If you get sick, lamed or badly injured you will have no reprieve from otherwise vital life support tasks like maintaining shelter, procuring water and protecting yourself will not wait for you to get better. You’ll either have to endure or roll the dice and take your chances.
The same grade of injury or illness that would be life-threatening in portent to an individual would be a simple thing for a group of allies to handle.
Consider too how a lone person, laden with a nice, juicy backpack just bursting with gear may appear to the wrong kind of person. Any evildoer or posse of desperadoes will be able to make quick work of an individual compared to a group.
The same cannot be said about a band of similar people going forth armed and working together. Meat-eaters always try to pick off the slow, the sick and the isolated…
If though you cannot avoid a confrontation as a lone prepper, do not delude yourself into thinking that you are a match for multiple attackers in a stand up fight, no matter if weapons are involved are not.
Training and experience be damned, weight of numbers has a superior quality all its own.
Finally, when the situation looks hopeless and your own doubts are gnawing on you, you won’t have anyone to turn to except yourself and God, if you have faith.
Doubt can give way to fear which can give way to panic and even despair. You can afford neither alone in the world. Know thyself before you forsake the help of others.
Pros of Bugging Out in a Group
If planning to or by chance wind up bugging out as part of a group, you will be responsible for certain things depending on the disposition of the group.
If you are serving as a leader, you will have more responsibility for detailing what needs to be done as well as managing personal dynamics of group members. It’s not easy! Even in the best of times.
No matter what you are responsible for, you will have a safety net in that other group members will be working on other things while you are working on your task. You will have additional eyes to watch over you while you sleep or are otherwise distracted.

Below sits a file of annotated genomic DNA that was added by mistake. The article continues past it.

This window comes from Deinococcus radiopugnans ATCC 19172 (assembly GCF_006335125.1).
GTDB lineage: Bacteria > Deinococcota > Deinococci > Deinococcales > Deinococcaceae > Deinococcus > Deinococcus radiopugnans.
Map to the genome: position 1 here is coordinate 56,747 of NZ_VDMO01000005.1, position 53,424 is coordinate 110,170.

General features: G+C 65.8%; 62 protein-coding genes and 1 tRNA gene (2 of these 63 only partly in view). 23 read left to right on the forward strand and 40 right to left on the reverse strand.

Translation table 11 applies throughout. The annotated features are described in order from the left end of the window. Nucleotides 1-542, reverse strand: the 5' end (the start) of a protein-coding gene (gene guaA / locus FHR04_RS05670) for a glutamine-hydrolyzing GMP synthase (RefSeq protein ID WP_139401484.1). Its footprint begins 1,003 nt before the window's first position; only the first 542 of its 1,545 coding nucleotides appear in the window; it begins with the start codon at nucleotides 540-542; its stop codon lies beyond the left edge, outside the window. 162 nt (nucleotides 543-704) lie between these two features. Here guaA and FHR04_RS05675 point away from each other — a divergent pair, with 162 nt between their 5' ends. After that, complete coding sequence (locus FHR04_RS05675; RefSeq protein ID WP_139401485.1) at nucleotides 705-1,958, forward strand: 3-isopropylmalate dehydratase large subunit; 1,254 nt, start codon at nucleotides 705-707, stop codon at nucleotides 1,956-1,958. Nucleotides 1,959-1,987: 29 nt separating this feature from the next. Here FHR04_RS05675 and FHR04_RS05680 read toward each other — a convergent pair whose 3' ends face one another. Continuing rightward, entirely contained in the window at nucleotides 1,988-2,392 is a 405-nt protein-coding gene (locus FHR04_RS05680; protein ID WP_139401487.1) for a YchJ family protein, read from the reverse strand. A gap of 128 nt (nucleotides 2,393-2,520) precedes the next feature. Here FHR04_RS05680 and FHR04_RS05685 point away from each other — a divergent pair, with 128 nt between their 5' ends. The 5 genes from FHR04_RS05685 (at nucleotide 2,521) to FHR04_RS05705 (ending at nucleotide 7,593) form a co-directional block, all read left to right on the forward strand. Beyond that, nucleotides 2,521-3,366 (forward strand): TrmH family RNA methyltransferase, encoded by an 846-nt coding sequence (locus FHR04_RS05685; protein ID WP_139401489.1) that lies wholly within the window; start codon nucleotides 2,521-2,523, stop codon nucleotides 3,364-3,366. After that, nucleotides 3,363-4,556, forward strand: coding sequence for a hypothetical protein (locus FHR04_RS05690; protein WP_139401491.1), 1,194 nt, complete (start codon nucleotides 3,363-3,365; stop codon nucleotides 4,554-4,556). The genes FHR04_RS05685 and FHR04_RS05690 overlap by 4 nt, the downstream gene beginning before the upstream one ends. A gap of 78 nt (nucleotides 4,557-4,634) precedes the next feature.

Jobs that require a surplus of manpower will be easily done by a group, and even a pair of doomsday buddies can get far more done than a single person can I the same time. If someone is sick or injured another member can pick up the slack.
And naturally a seasoned, coherent group of survivors presents a much harder target to robbers and other scumbags who might prey on an individual.
Security will always be of paramount concern in a survival situation, especially one where rule of law is compromised or missing.
Cons of Bugging Out in a Group
The biggest problems with group travel and survival is the massively inflated rate of consumption that all supplies will undergo.
Toilet paper, medicine, food, water, anything you can think of that you need your group members also need, and that means what would be a generous supply for on will be burned up in no time at all when a group needs to make use of it.
The next biggest issue with a group, especially in times of immense stress and uncertainty, is simple group dynamics. People tolerate other people in even the kindest times.
We all put up with a hundred little things that drive us crazy for the sake of social nicety or because our job depends on it.
Take those same pressures and multiple them tenfold and heap on a steaming helping of uncertainty, grief and trauma and you’ll have people at each other’s throats in no time.
It is a constant effort to prevent personal beefs from brewing up into full blown fights, and folks will self-select and desert if things become unbearable, probably depriving you of needed supplies and manpower.
This is turn can spark off a full blown sundering of the group, with folks forming smaller bands with kin and close relations to take their chances elsewhere. The initial relationships of your group members will greatly affect the likelihood of such a thing occurring.
You will mostly give up the benefits of stealth and subtleness that a single person or even a duo can enjoy. Most folks are not capable of moving discreetly across all kinds of terrain and doing so in tandem with teammates.